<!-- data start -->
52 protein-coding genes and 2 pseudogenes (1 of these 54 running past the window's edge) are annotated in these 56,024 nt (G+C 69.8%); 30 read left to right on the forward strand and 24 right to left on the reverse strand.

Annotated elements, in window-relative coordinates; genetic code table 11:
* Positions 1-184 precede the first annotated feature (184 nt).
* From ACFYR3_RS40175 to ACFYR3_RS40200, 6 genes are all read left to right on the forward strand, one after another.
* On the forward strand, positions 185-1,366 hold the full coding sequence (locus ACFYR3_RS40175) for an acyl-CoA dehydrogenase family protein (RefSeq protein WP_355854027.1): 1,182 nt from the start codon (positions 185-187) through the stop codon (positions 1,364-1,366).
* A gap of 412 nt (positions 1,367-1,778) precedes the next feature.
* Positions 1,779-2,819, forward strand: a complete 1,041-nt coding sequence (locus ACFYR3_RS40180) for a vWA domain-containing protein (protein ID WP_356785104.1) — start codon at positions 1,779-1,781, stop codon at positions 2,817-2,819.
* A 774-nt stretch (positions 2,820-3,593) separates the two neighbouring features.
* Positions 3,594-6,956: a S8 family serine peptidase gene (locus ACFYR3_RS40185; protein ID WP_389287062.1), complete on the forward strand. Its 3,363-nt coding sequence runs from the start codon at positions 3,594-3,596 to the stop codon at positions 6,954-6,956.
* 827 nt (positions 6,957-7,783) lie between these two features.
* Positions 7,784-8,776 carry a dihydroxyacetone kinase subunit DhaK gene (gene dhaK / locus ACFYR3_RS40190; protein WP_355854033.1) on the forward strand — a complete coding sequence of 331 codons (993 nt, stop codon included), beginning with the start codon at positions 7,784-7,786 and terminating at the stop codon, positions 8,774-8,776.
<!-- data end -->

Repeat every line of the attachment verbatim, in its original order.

52 protein-coding genes and 2 pseudogenes (1 of these 54 running past the window's edge) are annotated in these 56,024 nt (G+C 69.8%); 30 read left to right on the forward strand and 24 right to left on the reverse strand.

Annotated elements, in window-relative coordinates; genetic code table 11:
* Positions 1-184 precede the first annotated feature (184 nt).
* From ACFYR3_RS40175 to ACFYR3_RS40200, 6 genes are all read left to right on the forward strand, one after another.
* On the forward strand, positions 185-1,366 hold the full coding sequence (locus ACFYR3_RS40175) for an acyl-CoA dehydrogenase family protein (RefSeq protein WP_355854027.1): 1,182 nt from the start codon (positions 185-187) through the stop codon (positions 1,364-1,366).
* A gap of 412 nt (positions 1,367-1,778) precedes the next feature.
* Positions 1,779-2,819, forward strand: a complete 1,041-nt coding sequence (locus ACFYR3_RS40180) for a vWA domain-containing protein (protein ID WP_356785104.1) — start codon at positions 1,779-1,781, stop codon at positions 2,817-2,819.
* A 774-nt stretch (positions 2,820-3,593) separates the two neighbouring features.
* Positions 3,594-6,956: a S8 family serine peptidase gene (locus ACFYR3_RS40185; protein ID WP_389287062.1), complete on the forward strand. Its 3,363-nt coding sequence runs from the start codon at positions 3,594-3,596 to the stop codon at positions 6,954-6,956.
* 827 nt (positions 6,957-7,783) lie between these two features.
* Positions 7,784-8,776 carry a dihydroxyacetone kinase subunit DhaK gene (gene dhaK / locus ACFYR3_RS40190; protein WP_355854033.1) on the forward strand — a complete coding sequence of 331 codons (993 nt, stop codon included), beginning with the start codon at positions 7,784-7,786 and terminating at the stop codon, positions 8,774-8,776.